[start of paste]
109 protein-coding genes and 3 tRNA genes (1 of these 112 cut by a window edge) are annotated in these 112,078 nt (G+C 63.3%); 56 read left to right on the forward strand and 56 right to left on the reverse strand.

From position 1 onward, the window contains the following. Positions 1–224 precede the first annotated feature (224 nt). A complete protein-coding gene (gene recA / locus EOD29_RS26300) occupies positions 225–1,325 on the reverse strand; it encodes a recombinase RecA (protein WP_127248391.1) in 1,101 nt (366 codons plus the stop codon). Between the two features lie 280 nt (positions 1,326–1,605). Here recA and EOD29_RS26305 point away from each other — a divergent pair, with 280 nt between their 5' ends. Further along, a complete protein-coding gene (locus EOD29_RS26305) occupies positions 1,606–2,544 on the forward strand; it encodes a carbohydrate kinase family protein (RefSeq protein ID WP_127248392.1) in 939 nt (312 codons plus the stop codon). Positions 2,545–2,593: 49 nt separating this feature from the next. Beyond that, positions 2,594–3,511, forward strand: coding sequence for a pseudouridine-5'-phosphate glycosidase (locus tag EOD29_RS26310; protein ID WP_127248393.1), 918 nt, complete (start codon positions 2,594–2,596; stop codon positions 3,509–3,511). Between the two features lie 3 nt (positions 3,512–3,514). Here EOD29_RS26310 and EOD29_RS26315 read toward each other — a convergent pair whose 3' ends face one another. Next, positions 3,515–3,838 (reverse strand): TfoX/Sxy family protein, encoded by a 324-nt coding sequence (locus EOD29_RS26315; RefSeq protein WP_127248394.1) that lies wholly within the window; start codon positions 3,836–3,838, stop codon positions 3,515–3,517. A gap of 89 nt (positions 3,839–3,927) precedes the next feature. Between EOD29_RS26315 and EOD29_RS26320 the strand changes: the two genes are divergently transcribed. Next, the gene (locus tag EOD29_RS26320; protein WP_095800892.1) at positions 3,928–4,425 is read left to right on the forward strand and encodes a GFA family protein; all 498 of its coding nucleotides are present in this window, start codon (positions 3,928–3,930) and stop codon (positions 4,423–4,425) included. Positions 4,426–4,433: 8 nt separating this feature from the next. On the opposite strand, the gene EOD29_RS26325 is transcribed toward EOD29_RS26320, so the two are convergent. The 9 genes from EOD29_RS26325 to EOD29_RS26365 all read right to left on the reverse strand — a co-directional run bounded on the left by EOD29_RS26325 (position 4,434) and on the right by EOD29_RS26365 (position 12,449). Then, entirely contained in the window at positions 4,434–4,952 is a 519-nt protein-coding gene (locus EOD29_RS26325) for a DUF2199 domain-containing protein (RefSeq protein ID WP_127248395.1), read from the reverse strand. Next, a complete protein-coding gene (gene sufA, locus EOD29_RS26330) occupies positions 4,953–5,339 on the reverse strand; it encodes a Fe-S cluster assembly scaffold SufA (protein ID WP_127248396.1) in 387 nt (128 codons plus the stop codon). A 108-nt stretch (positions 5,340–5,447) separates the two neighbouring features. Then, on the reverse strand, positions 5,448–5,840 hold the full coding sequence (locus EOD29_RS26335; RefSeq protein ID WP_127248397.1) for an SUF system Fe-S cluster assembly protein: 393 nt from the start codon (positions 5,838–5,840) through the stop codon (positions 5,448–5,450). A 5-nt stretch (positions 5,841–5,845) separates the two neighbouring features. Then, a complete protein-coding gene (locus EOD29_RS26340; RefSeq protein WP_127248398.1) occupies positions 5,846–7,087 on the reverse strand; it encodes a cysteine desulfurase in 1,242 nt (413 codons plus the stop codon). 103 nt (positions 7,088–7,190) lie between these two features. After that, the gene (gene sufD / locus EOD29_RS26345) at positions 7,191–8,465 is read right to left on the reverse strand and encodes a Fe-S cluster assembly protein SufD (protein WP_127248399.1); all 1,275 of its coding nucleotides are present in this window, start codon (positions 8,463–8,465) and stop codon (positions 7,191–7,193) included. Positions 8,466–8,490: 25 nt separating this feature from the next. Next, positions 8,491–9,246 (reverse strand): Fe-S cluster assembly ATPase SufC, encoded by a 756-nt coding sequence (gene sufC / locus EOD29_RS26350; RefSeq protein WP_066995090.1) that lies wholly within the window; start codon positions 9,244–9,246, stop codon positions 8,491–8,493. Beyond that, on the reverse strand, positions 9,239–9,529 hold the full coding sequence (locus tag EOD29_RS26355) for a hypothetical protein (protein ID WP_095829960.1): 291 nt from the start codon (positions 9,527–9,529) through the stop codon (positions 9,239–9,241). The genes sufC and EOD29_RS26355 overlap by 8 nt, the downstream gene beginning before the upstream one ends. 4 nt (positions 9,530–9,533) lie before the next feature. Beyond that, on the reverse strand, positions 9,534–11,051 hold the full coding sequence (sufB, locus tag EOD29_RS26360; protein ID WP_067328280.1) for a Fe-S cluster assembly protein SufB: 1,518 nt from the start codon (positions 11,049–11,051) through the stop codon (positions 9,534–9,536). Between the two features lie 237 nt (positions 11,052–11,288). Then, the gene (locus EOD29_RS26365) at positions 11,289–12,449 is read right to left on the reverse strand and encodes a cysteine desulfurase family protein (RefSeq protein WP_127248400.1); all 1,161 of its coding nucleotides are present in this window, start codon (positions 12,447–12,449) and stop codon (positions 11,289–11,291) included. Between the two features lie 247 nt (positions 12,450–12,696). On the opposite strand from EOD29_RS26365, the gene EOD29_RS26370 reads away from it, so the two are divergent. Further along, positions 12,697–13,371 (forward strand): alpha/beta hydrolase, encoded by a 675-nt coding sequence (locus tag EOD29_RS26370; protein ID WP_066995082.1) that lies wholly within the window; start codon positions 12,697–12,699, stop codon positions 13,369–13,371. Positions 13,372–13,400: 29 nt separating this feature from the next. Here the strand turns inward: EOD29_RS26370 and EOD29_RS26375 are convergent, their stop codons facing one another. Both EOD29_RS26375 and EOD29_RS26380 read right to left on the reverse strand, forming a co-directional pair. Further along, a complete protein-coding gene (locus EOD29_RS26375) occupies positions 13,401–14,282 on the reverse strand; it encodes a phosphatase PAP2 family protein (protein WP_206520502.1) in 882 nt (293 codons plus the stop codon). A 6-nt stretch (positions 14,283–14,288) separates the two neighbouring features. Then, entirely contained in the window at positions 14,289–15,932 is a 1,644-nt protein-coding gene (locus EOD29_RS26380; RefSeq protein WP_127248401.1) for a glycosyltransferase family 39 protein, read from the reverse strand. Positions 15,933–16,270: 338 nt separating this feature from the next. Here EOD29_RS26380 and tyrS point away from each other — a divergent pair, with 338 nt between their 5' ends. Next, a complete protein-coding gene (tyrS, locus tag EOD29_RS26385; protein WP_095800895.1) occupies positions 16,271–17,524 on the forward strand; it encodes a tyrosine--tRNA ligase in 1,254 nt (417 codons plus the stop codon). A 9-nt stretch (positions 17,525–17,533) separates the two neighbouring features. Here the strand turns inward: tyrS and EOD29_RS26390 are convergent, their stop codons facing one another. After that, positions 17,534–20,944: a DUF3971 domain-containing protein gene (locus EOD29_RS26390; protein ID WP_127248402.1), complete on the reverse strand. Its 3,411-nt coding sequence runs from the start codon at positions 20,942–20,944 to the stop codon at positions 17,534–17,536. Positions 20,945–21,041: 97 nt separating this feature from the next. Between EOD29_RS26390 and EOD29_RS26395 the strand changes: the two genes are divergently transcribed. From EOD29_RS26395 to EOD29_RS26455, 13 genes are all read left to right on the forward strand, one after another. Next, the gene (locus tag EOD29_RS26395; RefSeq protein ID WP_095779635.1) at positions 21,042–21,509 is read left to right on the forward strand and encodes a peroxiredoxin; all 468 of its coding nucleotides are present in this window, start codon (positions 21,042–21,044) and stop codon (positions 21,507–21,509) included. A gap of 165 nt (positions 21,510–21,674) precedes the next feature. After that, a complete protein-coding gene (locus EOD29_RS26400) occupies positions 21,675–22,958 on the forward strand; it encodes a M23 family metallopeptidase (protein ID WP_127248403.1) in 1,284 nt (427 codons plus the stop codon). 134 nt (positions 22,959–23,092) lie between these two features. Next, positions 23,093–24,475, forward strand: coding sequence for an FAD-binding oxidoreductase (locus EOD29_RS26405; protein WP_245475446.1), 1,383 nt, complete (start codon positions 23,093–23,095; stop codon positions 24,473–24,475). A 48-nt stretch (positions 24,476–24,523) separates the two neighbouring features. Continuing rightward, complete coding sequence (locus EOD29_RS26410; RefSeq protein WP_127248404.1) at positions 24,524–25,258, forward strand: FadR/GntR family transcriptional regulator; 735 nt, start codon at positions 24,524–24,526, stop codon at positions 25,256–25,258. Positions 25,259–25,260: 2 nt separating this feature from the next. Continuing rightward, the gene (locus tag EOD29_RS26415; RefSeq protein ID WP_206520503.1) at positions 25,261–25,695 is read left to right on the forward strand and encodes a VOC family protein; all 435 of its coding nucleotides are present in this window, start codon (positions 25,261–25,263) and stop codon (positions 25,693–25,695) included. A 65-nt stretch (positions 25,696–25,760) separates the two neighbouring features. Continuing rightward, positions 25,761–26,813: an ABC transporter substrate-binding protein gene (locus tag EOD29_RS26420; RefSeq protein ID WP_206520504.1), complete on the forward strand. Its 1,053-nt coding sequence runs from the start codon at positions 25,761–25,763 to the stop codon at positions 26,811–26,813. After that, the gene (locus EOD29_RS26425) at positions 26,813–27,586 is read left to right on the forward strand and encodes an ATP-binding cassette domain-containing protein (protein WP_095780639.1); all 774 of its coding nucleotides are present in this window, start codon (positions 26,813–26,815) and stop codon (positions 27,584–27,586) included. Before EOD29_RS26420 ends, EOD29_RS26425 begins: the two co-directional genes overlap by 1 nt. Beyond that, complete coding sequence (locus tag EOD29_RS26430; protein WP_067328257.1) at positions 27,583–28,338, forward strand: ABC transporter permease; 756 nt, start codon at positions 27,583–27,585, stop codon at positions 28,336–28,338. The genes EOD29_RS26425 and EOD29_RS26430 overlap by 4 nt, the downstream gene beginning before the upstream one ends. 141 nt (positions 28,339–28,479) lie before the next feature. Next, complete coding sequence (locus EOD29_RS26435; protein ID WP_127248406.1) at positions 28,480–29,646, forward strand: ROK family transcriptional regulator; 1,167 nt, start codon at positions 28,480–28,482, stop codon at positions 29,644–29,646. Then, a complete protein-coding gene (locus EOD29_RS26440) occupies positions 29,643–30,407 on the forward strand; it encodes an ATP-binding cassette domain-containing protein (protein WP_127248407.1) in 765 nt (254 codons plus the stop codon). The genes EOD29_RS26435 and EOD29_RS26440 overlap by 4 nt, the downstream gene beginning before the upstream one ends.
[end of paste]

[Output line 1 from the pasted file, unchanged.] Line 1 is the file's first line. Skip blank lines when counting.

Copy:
109 protein-coding genes and 3 tRNA genes (1 of these 112 cut by a window edge) are annotated in these 112,078 nt (G+C 63.3%); 56 read left to right on the forward strand and 56 right to left on the reverse strand.